New York City Luxury handbag and accessories maker Coach on Tuesday reported a 32% drop in fiscal fourth-quarter profit on nearly flat sales amid the weak retail environment. For the quarter ended June 27, net income tumbled to $145.79 million from $213.52 million a year ago. The results were in line with analyst expectations.
Sales for the quarter dropped marginally to $777.74 million from $781.50 million in the prior-year quarter. Direct-to-consumer sales of Coach rose 3% to $683 million. North American comparable-store sales declined 6.1% from the prior year.
Lew Frankfort, CEO said, "We maintained the integrity of our full price proposition and did not go on sale in retail stores this fiscal year. This also allowed us to generate robust sales in our factory channel, where we were able to drive business by utilizing appropriate marketing levers."
In a Reuters report, Frankfort said the economy is still clearly in a severe recession and consumers will be extremely cautious for the rest of the year. But he said he is beginning to see signs of improvement.
"It's early days for our new quarter, but four weeks into it, we definitely see a sequential improvement in traffic," he said in a telephone interview, according to the report.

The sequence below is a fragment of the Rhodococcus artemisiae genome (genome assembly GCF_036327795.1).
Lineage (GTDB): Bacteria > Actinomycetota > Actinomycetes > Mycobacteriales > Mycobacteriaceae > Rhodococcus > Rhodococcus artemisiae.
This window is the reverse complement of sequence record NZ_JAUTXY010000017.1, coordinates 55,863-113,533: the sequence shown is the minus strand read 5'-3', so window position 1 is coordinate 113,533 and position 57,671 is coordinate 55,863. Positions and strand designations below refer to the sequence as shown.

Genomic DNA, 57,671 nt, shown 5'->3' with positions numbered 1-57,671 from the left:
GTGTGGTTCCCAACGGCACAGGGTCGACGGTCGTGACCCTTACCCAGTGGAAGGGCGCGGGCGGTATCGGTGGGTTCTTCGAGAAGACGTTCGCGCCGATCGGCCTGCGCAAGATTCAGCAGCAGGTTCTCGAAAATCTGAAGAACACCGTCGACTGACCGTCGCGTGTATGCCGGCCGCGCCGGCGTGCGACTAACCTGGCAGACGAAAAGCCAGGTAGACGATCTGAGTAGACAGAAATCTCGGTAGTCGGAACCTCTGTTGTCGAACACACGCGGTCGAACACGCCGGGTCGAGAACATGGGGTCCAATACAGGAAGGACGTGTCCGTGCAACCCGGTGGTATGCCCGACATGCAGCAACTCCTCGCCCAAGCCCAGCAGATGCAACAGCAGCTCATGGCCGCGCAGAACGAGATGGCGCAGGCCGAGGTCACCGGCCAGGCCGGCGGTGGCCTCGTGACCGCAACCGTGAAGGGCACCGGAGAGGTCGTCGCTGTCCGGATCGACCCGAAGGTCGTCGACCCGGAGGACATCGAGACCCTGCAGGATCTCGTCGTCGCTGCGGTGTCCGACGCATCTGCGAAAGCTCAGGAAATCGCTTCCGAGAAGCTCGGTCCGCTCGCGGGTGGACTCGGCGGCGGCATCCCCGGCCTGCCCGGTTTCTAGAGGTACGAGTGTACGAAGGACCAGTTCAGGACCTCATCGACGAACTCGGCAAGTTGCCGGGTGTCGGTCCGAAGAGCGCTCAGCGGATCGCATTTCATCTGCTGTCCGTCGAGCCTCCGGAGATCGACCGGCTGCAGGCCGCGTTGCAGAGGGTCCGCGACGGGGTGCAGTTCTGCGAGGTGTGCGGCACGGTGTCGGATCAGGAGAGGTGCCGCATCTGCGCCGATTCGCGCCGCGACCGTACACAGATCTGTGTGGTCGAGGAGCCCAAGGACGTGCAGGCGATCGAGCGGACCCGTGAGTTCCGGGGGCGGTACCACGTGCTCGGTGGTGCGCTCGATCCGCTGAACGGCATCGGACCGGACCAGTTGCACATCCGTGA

Franford added that Coach will outperform other brands as it ramps up its new Poppy line of less expensive bags, which has been very well received, according to the company. The average price of a Poppy bag is $260, about 20% less than the usual Coach purse.
Coach will open Poppy stores in Japan and possibly the United States at some point, Frankfort said on a conference call, adding it is also developing a few stand-alone men's shops in Japan.
The company said it will open 20 new North American retail stores in fiscal 2010 and accelerate store openings in China, where sales have been strong. It said it now expects to open about 15 stores in China, up from about 10 previously targeted. Over the next five years, it expects to open at least 50 stores in China.